Robbin Carollo |

Being fair doesn't make a better parent | Moms

In case you didn’t know, the Academy Awards were on this past Sunday. Each year during these awards, all of Hollywood’s A-list actors turn out in their finest couture to see who will be honored by “The Academy” as the best of their class and which movie will bring home top honors.

This year was no different.

Except that, unlike in previous years, something happened that has gotten me thinking: Ellen DeGeneres made a joke at nominee Bradley Cooper’s expense.

He’d just lost the award for Best Supporting Actor and she came out with a handful of scratch-it lottery tickets, saying the Academy was mixing things up and had decided to send everyone home a winner this year.


Now obviously the Academy didn’t dole out lotto tickets for every poor schmuck who lost their category—but what if they had?

Lotto tickets aside, what would happen if the Academy decided it was too cruel to ask these celebrities to get all dolled-up and come to this big fancy awards ceremony then go home empty-handed, so instead they started giving out consolation prizes to all the losers?

I’d imagine it’d take some of the shine off of the actual wins and would eventually spiral out to having to give consolation prizes to not only the losers, but to the actors who weren’t even nominated, but had at least shown up, and then finally every member of the academy as a whole.

That’d be only fair right?

Merriam-Webster defines an award as something that is given to someone or something for being excellent or for doing something that is admired.

So why would the Academy give an award to someone who didn’t deserve it?

I think this lesson translates directly to our children and how we can sometimes shower them with unearned praise.

Think of all of the kids who play a recreational sport and they get a trophy for just showing up.

Why do we do that?

We put our kids in sports to teach them responsibility and how to work with others—these are things they have to learn in order to be functioning, productive members of society.

They shouldn’t get special recognition or a trophy for just doing what is expected of them.

If that’s the case, I’d like an award every time I wake-up in the middle of the night to feed the boys or change their diaper.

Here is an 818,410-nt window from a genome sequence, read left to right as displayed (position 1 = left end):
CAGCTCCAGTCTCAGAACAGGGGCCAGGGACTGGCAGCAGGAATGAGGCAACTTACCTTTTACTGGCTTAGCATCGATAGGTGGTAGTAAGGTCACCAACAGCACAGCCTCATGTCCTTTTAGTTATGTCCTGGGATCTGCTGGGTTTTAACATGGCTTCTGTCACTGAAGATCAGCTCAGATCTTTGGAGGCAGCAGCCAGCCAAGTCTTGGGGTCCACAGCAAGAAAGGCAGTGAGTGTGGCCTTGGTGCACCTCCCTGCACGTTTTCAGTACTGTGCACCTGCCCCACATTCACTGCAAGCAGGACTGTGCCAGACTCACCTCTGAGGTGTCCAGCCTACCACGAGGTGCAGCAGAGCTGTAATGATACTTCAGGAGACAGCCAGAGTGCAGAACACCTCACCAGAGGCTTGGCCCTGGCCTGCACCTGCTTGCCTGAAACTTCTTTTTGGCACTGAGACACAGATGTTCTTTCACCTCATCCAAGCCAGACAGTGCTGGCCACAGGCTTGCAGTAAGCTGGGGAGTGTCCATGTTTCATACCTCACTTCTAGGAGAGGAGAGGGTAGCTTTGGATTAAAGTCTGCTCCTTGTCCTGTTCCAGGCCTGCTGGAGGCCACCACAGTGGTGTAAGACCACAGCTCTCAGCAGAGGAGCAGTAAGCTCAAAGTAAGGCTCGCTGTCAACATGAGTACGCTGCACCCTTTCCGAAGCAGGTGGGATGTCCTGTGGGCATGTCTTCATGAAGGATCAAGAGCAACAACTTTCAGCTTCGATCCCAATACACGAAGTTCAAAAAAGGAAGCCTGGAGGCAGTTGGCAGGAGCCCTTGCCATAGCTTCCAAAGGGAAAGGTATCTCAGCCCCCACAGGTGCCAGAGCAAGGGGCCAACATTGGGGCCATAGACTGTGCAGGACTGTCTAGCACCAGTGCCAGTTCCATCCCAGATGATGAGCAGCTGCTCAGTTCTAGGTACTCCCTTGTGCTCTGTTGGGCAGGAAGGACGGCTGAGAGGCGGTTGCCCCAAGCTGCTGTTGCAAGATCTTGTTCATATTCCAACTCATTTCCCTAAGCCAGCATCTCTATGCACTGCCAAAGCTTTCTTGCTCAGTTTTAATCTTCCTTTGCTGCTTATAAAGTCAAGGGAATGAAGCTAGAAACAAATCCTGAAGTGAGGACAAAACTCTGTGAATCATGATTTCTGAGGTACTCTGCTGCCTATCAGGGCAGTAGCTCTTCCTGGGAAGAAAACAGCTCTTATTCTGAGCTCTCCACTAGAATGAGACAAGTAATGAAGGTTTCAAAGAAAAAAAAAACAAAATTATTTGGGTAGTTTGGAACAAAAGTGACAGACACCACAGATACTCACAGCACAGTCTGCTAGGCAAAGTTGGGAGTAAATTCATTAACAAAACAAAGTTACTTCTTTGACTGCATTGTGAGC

Another example is an allowance. Why should we pay our kids to pitch in around the house when the skills they’re learning in doing so are necessary, not exceptional?

So, why the reward?

But again, if you think chipping in around the house deserves an allowance, please swing by my house. I take cash or check.

When I was teaching high school, we had a system of grading where students would get two grades: an academic grade and a participation grade.

While this seems like a good way of making sure students not only know the content, but also do things that are required (like homework, showing up, etc.), my school unevenly weighed these two grades where the academic grade made up for 90 percent (or thereabouts) of the grade and participation, only 10 percent.

So kids could potentially ace my class without ever doing the homework or classwork that I assigned.

In devaluing the participation grade, the administration was basically telling the kids that they didn’t need to do the work I expected of them as long as they could pass academically.

So whether we tell our kids that even the minimum effort they put into something is exceptional and deserving of awards or that they need not try at all in order to be rewarded (like getting a decent grade), the result is the same - kids start to feel entitled.

And that is one of the biggest disservices we can do to them.

When kids are made to earn what they have, to work for the grades they get or to excel in order to gain exceptional recognition (like an award), then we can know that we’re raising a generation that can do for themselves.

A generation that won’t quit or be off-put because the first time they try something they fail or aren’t showered with praise.

Being forced to earn things gives children an accountability that will help mold them into responsible adults.

And quite frankly, that’s better than any award I can give them now.

Being forced to earn things gives children an accountability...

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The News-Review Updated Apr 1, 2015 07:49AM Published Mar 14, 2014 09:18AM Copyright 2014 The News-Review. All rights reserved. This material may not be published, broadcast, rewritten or redistributed.